Recent scholarship has revived the notion that collective action is subject to both rational and emotional processes and that any account that fails to examine emotional dynamics risks a fundamental misunderstanding of the dynamics of collective action. Yet few studies have theorized the mechanisms through which emotions enable collective action. Without a proper identification of such mechanisms, any attempt to "bring emotions back" risks failing to address the complex but critical relationship between emotions and rational action and reverting to the classic "overly emotional" accounts of collective action. This article develops an emotions theory of preference formation by which emotions provide a commitment mechanism for activism by altering the salience hierarchy of personal identities and preferences. To bring empirical evidence to bear upon the theory, I examine the testimonials written by some visitors to the grave of Park Sung Hee, who cremated herself in South Korea in 1991.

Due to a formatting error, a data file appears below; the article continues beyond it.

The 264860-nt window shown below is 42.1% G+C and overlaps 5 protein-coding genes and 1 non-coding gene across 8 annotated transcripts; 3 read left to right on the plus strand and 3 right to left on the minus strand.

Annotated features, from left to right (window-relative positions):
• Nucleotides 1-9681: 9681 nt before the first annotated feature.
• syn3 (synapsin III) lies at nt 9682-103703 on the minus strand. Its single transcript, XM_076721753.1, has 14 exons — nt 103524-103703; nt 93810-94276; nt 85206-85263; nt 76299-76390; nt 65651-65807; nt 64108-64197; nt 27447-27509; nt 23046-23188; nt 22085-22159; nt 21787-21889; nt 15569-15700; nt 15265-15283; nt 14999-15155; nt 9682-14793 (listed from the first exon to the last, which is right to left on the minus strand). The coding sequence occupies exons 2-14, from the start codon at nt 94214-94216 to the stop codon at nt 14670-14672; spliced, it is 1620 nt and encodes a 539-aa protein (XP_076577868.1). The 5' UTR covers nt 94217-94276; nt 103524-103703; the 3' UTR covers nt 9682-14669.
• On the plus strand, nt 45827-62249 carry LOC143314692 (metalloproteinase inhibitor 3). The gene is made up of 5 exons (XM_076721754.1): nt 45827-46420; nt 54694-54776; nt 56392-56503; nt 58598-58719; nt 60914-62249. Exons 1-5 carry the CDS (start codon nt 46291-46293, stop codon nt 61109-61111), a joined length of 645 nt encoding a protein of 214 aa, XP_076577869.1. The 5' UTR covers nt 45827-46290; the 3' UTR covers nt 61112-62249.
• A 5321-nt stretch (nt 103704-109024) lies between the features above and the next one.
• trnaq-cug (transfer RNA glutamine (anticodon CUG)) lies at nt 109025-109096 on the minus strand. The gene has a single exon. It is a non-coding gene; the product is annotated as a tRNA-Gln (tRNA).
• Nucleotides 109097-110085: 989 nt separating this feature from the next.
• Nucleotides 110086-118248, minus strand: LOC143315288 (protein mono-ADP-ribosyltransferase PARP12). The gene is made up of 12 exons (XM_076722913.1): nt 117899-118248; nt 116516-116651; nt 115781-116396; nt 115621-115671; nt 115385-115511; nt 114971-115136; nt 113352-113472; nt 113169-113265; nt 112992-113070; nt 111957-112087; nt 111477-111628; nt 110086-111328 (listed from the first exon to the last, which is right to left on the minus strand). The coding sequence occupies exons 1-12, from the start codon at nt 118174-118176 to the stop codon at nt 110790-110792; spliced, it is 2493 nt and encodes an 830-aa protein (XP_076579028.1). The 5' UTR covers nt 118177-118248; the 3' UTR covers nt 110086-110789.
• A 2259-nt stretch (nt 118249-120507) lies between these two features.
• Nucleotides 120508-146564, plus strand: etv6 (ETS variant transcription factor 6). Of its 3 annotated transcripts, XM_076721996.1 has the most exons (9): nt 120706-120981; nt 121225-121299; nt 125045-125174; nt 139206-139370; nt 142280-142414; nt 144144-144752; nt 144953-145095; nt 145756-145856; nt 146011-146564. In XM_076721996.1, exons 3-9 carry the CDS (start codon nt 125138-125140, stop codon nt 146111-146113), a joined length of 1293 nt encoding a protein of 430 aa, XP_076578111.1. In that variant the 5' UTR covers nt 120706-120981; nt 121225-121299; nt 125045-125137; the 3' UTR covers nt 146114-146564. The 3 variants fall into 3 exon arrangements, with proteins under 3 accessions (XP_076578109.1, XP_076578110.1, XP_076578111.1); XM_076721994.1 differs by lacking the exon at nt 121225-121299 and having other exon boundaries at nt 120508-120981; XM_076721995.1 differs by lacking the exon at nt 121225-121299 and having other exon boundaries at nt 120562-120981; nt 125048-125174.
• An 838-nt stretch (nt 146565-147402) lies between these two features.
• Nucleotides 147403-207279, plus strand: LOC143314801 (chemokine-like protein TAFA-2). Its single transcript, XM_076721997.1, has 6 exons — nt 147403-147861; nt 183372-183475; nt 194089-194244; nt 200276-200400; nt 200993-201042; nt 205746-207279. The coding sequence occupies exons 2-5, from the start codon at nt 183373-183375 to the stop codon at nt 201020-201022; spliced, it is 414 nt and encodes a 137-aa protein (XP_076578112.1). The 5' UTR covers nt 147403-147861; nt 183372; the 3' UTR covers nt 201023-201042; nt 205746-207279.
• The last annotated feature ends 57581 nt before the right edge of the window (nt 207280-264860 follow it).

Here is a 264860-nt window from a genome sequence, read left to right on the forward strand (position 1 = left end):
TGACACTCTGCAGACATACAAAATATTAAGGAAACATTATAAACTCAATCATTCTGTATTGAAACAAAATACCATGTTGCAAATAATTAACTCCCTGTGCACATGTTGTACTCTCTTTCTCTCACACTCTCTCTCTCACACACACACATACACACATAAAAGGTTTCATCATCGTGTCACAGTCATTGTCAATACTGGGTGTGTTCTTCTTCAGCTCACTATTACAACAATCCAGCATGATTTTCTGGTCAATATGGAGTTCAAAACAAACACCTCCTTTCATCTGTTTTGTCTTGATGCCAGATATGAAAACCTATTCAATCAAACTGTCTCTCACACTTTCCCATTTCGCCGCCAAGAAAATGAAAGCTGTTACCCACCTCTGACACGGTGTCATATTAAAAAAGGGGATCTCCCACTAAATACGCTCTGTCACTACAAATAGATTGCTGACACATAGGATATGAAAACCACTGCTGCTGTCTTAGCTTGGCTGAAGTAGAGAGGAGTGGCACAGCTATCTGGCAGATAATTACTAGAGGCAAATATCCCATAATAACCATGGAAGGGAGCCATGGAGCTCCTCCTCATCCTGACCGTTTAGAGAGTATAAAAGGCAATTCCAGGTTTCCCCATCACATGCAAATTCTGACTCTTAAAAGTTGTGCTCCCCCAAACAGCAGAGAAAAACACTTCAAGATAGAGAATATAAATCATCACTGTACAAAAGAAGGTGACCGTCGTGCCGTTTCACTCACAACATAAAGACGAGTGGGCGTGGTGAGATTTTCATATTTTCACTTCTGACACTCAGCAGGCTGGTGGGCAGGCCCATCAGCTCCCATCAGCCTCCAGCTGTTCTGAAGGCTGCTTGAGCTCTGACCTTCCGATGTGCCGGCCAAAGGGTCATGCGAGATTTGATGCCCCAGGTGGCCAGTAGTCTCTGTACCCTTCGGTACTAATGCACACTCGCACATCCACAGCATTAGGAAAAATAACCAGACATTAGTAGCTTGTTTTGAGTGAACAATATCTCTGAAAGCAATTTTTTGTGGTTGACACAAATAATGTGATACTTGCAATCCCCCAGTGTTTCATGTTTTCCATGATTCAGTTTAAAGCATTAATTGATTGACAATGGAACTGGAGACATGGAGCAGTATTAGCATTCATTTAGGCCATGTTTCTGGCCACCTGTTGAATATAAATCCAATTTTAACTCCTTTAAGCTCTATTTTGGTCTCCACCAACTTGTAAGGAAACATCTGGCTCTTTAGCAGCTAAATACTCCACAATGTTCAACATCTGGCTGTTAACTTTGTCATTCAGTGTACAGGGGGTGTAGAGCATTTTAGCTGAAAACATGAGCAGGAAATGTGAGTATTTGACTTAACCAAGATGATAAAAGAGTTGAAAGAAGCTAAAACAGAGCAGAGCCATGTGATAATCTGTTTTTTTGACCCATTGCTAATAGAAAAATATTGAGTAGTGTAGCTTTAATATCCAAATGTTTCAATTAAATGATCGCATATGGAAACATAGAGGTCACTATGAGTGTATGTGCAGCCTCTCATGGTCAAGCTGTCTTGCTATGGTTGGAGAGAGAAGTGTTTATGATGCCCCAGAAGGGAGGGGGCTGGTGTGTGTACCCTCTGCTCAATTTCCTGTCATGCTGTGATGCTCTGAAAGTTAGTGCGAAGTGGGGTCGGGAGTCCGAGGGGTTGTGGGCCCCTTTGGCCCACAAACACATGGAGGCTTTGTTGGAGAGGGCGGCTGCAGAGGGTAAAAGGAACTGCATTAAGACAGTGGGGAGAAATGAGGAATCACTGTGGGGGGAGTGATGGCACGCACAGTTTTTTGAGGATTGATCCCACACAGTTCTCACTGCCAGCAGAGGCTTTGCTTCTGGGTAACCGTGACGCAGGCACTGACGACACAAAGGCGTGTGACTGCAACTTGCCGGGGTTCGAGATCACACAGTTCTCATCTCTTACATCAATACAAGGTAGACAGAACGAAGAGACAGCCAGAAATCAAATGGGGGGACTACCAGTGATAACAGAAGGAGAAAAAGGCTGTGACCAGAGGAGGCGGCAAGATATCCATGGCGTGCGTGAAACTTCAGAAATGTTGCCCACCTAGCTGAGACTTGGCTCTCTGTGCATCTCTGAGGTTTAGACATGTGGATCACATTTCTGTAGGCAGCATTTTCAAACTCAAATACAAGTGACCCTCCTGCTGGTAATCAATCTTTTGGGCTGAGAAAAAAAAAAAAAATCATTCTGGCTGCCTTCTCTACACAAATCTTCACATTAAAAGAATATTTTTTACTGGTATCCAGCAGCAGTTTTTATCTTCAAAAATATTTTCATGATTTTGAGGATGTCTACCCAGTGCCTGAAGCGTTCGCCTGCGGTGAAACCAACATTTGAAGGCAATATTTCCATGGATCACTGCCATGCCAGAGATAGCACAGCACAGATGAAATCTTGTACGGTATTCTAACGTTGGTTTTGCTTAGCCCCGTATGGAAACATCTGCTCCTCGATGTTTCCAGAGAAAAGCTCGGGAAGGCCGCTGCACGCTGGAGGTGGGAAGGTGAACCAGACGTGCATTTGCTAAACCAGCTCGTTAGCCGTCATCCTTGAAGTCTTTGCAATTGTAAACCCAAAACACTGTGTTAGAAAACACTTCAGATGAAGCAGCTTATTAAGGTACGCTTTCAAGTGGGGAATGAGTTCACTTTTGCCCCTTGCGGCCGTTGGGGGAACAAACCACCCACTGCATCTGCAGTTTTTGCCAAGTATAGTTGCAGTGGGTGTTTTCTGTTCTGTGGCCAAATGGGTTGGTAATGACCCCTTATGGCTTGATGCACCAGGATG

Shame, Anger, and Love in Collective Action: Emotional Consequences of Suicide Protest in South Korea, 1991
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Hyojoung Kim; Shame, Anger, and Love in Collective Action: Emotional Consequences of Suicide Protest in South Korea, 1991. Mobilization: An International Quarterly 1 June 2002; 7 (2): 159–176. doi: https://doi.org/10.17813/maiq.7.2.yx618x43307468l0
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